• Repeated invasive infections (two or more cases of pneumonia, recurrent septicemia, abscesses, meningitis).¹
  • Infections with unusual or opportunistic pathogens (PJP).¹
  • Poor response to prolonged or multiple antibiotic therapies.¹
  • Chronic diarrhea with or without evidence of colitis.¹
  • Chronic failure to gain weight and grow.²
  • Persistent (or recurrent) unusual (atypical) or resistant to treatment oral lesions (thrush) or skin rash (erythroderma, telangiectasias, recurrent pustules/nodules/plaques).¹
  • Structurally abnormal hair (kinky, silvery) nails (dystrophic), or teeth (pointy).²
  • Low serum IgG, chronic lymphopenia, neutropenia, or thrombocytopenia.¹
  • Absent lymph nodes and tonsils or chronic enlargement of lymphoid tissues.¹
  • A family history of Primary Immunodeficiency, autoimmunity, or leukemia/lymphoma. ¹


¹ All age groups

² Infancy and childhood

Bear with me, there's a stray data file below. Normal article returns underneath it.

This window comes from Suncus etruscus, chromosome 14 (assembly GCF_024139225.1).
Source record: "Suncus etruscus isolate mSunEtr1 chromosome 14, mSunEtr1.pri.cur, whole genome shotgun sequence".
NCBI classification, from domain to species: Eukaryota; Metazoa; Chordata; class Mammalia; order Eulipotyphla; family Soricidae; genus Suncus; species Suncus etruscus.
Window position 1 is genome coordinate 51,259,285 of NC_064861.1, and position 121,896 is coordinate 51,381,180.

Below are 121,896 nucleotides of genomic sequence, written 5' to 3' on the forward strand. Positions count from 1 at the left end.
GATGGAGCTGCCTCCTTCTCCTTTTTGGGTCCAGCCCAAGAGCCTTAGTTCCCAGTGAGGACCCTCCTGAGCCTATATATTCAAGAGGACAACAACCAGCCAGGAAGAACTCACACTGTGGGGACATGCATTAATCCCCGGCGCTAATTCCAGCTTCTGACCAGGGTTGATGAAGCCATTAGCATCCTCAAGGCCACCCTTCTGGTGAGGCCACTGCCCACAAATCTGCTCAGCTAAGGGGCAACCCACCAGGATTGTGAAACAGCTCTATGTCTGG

There are more than 430 recognized genetic defects and disorders of the immune system as Primary Immunodeficiency. Approximately one in every 1,200 individuals is affected by this disease, emphasizing the importance of early diagnosis and treatment to save lives. Timely treatment can enhance or prevent long-term organ damage. Each Red Flag, when observed alone, should prompt healthcare providers to consider the possibility of Primary Immunodeficiency, necessitating further testing and investigation.

Note: Two or more Red Flags should trigger an urgent referral to an Immunologist.

Written and approved by the Scientific Director and the Medical Advisory Board © 2014 Immunodeficiency Canada